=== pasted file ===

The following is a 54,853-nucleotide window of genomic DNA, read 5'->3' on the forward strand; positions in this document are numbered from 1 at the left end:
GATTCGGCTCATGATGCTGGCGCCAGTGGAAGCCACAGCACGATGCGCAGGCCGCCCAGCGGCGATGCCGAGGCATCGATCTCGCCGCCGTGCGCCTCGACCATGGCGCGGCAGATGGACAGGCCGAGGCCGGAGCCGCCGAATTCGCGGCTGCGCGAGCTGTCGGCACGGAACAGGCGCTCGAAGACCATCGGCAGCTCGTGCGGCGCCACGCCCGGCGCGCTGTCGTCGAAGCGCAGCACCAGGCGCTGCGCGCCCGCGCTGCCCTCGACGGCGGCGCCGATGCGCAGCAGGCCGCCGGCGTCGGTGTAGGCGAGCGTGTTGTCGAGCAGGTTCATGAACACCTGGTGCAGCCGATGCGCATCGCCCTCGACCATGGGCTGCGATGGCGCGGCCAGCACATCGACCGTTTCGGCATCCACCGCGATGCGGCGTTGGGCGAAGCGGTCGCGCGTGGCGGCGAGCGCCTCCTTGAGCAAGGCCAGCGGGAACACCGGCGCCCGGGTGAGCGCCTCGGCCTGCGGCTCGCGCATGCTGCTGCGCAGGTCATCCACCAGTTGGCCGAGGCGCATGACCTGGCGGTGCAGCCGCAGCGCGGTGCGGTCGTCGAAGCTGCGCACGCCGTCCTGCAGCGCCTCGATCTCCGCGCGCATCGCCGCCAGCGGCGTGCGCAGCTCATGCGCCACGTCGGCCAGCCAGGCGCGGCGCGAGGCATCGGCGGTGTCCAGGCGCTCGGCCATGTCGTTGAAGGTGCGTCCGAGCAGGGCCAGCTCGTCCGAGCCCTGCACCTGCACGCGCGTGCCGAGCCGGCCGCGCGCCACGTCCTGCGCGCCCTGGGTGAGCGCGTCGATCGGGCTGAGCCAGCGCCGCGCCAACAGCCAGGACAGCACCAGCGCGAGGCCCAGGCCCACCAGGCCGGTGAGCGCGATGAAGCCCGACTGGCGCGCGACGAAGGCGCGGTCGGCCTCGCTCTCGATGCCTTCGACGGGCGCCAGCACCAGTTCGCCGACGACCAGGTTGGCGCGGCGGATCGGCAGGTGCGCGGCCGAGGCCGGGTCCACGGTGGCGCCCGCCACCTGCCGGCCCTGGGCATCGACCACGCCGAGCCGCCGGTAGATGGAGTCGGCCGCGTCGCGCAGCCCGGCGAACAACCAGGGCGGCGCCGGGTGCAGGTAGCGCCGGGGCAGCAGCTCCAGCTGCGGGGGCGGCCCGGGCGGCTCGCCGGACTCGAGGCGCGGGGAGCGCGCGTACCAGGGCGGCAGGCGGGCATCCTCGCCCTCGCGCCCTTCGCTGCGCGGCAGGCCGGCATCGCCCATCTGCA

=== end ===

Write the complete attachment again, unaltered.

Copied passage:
The following is a 54,853-nucleotide window of genomic DNA, read 5'->3' on the forward strand; positions in this document are numbered from 1 at the left end:
GATTCGGCTCATGATGCTGGCGCCAGTGGAAGCCACAGCACGATGCGCAGGCCGCCCAGCGGCGATGCCGAGGCATCGATCTCGCCGCCGTGCGCCTCGACCATGGCGCGGCAGATGGACAGGCCGAGGCCGGAGCCGCCGAATTCGCGGCTGCGCGAGCTGTCGGCACGGAACAGGCGCTCGAAGACCATCGGCAGCTCGTGCGGCGCCACGCCCGGCGCGCTGTCGTCGAAGCGCAGCACCAGGCGCTGCGCGCCCGCGCTGCCCTCGACGGCGGCGCCGATGCGCAGCAGGCCGCCGGCGTCGGTGTAGGCGAGCGTGTTGTCGAGCAGGTTCATGAACACCTGGTGCAGCCGATGCGCATCGCCCTCGACCATGGGCTGCGATGGCGCGGCCAGCACATCGACCGTTTCGGCATCCACCGCGATGCGGCGTTGGGCGAAGCGGTCGCGCGTGGCGGCGAGCGCCTCCTTGAGCAAGGCCAGCGGGAACACCGGCGCCCGGGTGAGCGCCTCGGCCTGCGGCTCGCGCATGCTGCTGCGCAGGTCATCCACCAGTTGGCCGAGGCGCATGACCTGGCGGTGCAGCCGCAGCGCGGTGCGGTCGTCGAAGCTGCGCACGCCGTCCTGCAGCGCCTCGATCTCCGCGCGCATCGCCGCCAGCGGCGTGCGCAGCTCATGCGCCACGTCGGCCAGCCAGGCGCGGCGCGAGGCATCGGCGGTGTCCAGGCGCTCGGCCATGTCGTTGAAGGTGCGTCCGAGCAGGGCCAGCTCGTCCGAGCCCTGCACCTGCACGCGCGTGCCGAGCCGGCCGCGCGCCACGTCCTGCGCGCCCTGGGTGAGCGCGTCGATCGGGCTGAGCCAGCGCCGCGCCAACAGCCAGGACAGCACCAGCGCGAGGCCCAGGCCCACCAGGCCGGTGAGCGCGATGAAGCCCGACTGGCGCGCGACGAAGGCGCGGTCGGCCTCGCTCTCGATGCCTTCGACGGGCGCCAGCACCAGTTCGCCGACGACCAGGTTGGCGCGGCGGATCGGCAGGTGCGCGGCCGAGGCCGGGTCCACGGTGGCGCCCGCCACCTGCCGGCCCTGGGCATCGACCACGCCGAGCCGCCGGTAGATGGAGTCGGCCGCGTCGCGCAGCCCGGCGAACAACCAGGGCGGCGCCGGGTGCAGGTAGCGCCGGGGCAGCAGCTCCAGCTGCGGGGGCGGCCCGGGCGGCTCGCCGGACTCGAGGCGCGGGGAGCGCGCGTACCAGGGCGGCAGGCGGGCATCCTCGCCCTCGCGCCCTTCGCTGCGCGGCAGGCCGGCATCGCCCATCTGCA